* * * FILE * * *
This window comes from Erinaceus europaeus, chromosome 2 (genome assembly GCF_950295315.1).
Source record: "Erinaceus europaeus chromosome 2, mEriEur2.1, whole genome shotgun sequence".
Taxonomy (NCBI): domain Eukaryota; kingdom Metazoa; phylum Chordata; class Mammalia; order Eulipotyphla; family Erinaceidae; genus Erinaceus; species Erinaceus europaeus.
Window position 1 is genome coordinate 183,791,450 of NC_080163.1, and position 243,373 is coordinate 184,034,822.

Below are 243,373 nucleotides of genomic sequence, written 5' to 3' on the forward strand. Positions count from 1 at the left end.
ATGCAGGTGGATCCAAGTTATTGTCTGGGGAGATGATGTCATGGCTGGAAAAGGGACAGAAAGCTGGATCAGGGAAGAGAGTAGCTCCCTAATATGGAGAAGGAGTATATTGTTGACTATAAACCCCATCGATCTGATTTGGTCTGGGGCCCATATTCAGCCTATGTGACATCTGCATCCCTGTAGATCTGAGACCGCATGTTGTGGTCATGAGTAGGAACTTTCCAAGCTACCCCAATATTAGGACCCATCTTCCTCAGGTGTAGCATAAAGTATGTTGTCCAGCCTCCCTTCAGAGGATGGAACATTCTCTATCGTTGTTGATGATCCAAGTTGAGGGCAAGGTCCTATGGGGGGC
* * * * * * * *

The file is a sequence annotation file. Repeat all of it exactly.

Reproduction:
This window comes from Erinaceus europaeus, chromosome 2 (genome assembly GCF_950295315.1).
Source record: "Erinaceus europaeus chromosome 2, mEriEur2.1, whole genome shotgun sequence".
Taxonomy (NCBI): domain Eukaryota; kingdom Metazoa; phylum Chordata; class Mammalia; order Eulipotyphla; family Erinaceidae; genus Erinaceus; species Erinaceus europaeus.
Window position 1 is genome coordinate 183,791,450 of NC_080163.1, and position 243,373 is coordinate 184,034,822.

Below are 243,373 nucleotides of genomic sequence, written 5' to 3' on the forward strand. Positions count from 1 at the left end.
ATGCAGGTGGATCCAAGTTATTGTCTGGGGAGATGATGTCATGGCTGGAAAAGGGACAGAAAGCTGGATCAGGGAAGAGAGTAGCTCCCTAATATGGAGAAGGAGTATATTGTTGACTATAAACCCCATCGATCTGATTTGGTCTGGGGCCCATATTCAGCCTATGTGACATCTGCATCCCTGTAGATCTGAGACCGCATGTTGTGGTCATGAGTAGGAACTTTCCAAGCTACCCCAATATTAGGACCCATCTTCCTCAGGTGTAGCATAAAGTATGTTGTCCAGCCTCCCTTCAGAGGATGGAACATTCTCTATCGTTGTTGATGATCCAAGTTGAGGGCAAGGTCCTATGGGGGGC